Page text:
Wednesday, April 17, 2013

Review of Bread and Wine by Shauna Niequist

Bread and Wine is a collection of essays about family relationships, friendships, and the meals that bring us together. This mix of Anne Lamott and Barefoot Contessa is a funny, honest and vulnerable spiritual memoir. Bread and Wine is a celebrations of food shared, reminding readers of the joy found in a life around the table. It's about the ways God teaches and nourishes people as they nourish the people around them. It's about hunger, both physical and otherwise, and the connections between the two.
I approached this book from a different angle. Instead of me reading it by myself, the small community of gals I'm in read this book together. It's not only a book to read, but a book to experience together: in the kitchen. After several chapters, a recipe was given, so every week, we took a couple of the recipes, whipped them up in the kitchen then ate together around the table with a glass of wine (sometimes it was white, sometimes red, and one time green). Through good conversation about out thoughts on the book, we ate and journeyed together.

Group reviews about the book were along the same threads. My personal review of the book would echo my friends'. I like the short chapters. Each being a snap shot into a season of Shauna's life. I liked how the recipes meant something to her. They had a past, a memory, a meaning. I liked her honesty of hardships of how her journey of life has been. I liked her recipe choices.

On the flip side of the coin, it was a bit difficult to find a flow. Maybe I wasn't supposed to, or there wasn't one to be found, but not knowing her personally and finding it difficult to relate, every chapter I was wondering where in the context of her life this chapter happened. She writes beautifully, so it was capturing to read, but the overall flow was hard for me to follow.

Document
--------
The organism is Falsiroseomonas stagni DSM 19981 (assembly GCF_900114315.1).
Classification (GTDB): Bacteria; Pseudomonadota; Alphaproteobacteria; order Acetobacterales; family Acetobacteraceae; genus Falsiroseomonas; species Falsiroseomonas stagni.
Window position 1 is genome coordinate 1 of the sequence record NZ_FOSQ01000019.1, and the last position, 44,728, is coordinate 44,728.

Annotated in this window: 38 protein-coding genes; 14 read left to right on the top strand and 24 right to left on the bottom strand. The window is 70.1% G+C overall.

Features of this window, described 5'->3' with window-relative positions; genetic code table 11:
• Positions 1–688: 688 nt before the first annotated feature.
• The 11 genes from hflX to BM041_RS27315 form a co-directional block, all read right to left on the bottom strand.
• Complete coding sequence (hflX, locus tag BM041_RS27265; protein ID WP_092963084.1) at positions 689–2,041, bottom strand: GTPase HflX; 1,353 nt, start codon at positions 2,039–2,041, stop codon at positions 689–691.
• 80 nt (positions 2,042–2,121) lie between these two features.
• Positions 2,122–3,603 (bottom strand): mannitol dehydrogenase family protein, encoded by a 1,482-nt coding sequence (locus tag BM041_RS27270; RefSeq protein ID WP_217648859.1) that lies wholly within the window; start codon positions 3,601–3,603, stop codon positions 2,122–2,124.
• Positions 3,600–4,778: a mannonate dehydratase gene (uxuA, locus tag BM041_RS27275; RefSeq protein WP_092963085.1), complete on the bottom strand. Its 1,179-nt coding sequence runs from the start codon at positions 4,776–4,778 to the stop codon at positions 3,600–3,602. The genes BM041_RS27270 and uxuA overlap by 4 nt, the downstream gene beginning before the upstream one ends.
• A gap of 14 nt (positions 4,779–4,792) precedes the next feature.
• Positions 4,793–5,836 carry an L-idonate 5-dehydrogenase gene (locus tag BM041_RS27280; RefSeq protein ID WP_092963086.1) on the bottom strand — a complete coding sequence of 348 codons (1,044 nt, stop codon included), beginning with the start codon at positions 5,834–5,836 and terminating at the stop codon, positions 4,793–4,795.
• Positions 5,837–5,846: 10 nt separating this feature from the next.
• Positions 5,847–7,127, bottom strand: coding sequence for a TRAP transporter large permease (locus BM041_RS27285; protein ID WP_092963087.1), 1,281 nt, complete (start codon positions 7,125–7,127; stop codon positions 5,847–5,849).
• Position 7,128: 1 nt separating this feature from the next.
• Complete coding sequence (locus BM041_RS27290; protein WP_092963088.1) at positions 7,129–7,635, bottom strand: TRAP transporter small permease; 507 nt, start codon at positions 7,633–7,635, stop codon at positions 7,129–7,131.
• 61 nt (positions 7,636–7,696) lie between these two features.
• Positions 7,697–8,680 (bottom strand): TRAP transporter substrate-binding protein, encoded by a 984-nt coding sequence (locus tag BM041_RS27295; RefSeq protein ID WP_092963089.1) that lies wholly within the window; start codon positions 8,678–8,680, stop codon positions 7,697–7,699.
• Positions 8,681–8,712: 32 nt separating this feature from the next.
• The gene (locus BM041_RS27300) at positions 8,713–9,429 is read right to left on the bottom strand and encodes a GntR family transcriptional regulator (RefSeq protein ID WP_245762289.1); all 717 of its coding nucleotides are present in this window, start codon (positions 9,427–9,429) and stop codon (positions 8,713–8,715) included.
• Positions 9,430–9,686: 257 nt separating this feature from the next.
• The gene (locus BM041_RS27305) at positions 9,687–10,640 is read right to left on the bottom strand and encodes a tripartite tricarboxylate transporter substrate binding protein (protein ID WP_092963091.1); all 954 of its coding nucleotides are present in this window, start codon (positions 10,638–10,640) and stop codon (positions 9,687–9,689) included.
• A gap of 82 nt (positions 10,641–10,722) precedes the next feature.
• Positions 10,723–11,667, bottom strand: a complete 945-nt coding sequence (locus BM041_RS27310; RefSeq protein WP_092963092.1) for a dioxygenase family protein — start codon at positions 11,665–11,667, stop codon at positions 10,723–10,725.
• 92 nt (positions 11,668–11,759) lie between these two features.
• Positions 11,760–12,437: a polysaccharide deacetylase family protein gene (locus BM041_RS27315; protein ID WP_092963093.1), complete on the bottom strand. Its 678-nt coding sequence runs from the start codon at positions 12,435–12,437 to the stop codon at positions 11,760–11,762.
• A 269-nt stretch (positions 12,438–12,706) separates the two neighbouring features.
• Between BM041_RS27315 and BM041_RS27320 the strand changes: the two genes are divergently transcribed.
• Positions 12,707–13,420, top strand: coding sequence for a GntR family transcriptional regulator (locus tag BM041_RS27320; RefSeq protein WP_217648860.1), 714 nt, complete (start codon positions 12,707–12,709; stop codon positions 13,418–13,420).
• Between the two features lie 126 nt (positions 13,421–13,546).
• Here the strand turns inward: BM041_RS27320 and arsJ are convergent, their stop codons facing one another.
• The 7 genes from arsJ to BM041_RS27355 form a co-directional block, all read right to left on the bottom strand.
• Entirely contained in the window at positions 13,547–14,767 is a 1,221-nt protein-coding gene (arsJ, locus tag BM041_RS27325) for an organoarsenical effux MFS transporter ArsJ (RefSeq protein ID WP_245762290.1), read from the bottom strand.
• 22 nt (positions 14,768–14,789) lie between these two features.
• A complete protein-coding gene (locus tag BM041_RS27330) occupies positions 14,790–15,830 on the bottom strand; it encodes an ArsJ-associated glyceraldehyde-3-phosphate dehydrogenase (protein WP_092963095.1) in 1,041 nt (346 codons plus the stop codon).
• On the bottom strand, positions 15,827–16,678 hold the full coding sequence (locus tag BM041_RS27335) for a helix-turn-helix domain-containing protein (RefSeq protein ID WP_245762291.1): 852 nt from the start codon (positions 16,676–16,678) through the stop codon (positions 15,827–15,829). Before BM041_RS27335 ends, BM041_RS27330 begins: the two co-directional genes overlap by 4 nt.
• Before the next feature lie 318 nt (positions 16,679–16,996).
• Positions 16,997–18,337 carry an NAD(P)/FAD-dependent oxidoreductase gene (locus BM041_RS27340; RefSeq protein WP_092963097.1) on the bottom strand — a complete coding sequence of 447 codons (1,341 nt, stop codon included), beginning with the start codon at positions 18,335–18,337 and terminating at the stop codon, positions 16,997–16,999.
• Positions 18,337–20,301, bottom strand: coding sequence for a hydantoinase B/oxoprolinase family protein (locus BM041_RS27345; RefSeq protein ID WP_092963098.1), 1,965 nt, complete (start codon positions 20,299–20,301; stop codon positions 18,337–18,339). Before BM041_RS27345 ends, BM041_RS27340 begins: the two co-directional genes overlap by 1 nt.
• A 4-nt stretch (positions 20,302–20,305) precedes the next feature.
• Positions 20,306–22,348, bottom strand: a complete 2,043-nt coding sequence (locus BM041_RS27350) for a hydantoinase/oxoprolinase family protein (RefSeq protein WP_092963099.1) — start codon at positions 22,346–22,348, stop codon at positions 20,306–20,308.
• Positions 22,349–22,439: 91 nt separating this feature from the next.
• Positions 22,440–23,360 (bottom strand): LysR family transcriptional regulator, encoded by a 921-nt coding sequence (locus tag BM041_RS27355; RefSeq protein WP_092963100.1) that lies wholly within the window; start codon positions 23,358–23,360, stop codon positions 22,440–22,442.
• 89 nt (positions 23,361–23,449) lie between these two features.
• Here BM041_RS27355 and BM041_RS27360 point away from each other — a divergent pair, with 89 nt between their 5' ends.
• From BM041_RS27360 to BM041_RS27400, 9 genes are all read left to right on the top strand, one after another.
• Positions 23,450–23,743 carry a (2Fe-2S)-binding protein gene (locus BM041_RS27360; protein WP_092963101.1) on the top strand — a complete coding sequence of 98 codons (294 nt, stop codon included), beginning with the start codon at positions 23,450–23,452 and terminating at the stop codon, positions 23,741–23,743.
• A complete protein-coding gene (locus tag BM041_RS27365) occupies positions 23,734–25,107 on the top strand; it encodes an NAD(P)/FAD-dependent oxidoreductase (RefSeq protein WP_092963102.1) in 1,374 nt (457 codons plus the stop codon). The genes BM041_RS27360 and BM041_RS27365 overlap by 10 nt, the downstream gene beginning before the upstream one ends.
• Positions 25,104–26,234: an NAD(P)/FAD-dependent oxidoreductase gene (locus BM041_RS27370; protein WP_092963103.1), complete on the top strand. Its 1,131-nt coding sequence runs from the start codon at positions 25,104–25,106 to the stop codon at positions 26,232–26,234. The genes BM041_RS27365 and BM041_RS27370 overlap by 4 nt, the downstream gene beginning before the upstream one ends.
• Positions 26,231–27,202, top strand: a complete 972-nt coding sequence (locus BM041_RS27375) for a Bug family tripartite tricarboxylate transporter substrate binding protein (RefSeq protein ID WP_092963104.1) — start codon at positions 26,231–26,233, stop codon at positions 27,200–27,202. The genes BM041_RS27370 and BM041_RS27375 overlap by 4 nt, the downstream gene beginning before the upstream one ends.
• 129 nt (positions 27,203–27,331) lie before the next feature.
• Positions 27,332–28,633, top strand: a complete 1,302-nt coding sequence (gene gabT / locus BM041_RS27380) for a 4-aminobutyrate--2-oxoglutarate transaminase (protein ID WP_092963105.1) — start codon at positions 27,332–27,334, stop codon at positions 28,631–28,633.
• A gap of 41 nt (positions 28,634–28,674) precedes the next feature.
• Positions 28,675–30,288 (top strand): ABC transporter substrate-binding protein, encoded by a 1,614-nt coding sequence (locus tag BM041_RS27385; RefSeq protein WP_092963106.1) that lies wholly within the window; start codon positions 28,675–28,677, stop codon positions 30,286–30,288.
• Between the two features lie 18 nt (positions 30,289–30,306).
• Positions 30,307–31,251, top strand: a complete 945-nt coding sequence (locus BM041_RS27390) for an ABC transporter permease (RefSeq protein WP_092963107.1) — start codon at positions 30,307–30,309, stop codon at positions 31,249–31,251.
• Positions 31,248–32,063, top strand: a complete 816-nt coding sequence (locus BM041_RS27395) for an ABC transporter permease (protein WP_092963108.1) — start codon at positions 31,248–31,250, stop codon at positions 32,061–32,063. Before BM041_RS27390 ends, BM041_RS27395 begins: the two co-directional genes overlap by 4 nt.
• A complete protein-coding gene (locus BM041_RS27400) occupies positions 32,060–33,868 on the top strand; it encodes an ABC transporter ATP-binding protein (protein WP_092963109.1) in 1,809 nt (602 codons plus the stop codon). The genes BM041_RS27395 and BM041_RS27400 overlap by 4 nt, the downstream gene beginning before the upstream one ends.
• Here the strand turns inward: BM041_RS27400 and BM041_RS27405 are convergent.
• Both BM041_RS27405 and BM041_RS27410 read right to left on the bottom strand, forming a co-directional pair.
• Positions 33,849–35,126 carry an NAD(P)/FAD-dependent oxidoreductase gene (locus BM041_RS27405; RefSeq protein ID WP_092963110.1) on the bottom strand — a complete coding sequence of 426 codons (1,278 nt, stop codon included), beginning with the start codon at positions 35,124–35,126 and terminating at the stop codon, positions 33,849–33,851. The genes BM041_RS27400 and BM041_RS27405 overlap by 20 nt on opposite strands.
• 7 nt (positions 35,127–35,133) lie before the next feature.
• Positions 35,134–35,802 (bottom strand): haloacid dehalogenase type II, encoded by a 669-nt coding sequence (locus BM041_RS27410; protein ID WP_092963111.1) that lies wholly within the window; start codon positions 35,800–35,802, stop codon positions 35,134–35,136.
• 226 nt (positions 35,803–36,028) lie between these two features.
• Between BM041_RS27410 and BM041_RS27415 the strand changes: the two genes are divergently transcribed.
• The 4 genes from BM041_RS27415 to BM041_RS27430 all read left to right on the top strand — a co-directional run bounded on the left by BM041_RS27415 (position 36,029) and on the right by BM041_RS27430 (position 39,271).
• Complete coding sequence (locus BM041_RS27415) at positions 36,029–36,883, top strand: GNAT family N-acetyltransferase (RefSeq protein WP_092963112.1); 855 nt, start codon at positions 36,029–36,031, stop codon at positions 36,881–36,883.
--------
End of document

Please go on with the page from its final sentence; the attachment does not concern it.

Along the flow part, some of the recipes were hard to follow. For example, the Green Well's Michigan Harvest Salad directions for the maple vinaigrette didn't follow the order of the items listed. I had to jump back and forth between the two to make sure I was putting things in the correct order.

Some of the recipes we as a group created together were:
     Goat Cheese Biscuits
     Basic Risotto (I think this was one of our fav's)
     Steak au Poivre with Cognac Pan Sauce
     The Green Well's Michigan Harvest Salad
     Mango Chicken Curry (we swapped mango's with pineapples)
     Mini Mac and Cheese

We are not yet finished with trying the recipes, but with the enjoyment we each had with the above, we know they are going to be fantastic.

Overall, a good book of reading about the life of someone and seeing how her faith, friends and food are all an integral part of her journey that she is on.

Available April 2013.

Shauna Niequist is the author of Cold Tangerines and Bittersweet, and Bread & Wine. Shauna grew up in Barrington, Illinois, and then studied English and French Literature at Westmont College in Santa Barbara. She is married to Aaron, who is a pianist and songwriter. Aaron is a worship leader at Willow Creek and is recording a project called A New Liturgy. Aaron & Shauna live outside Chicago with their sons, Henry and Mac. Shauna writes about the beautiful and broken moments of everyday life--friendship, family, faith, food, marriage, love, babies, books, celebration, heartache, and all the other things that shape us, delight us, and reveal to us the heart of God.

Zondervan sent me this complimentary copy to review for them. All opinions are expressed as my own.

Review of Unrivaled by Siri Mitchell

Lucy Kendall returns from a tour of the Continent, her luggage filled with the latest fashions and a mind fired by inspiration. After tasting Europe's best confections, she's sure she'll come up with a recipe that will save her father's struggling candy business and reverse their fortunes. But she soon discovers that their biggest competitor, the cheat who swindled her father out of his prize recipe, has now hired a promotions manager -- a cocky, handsome out-of-towner who gets under Lucy's skin.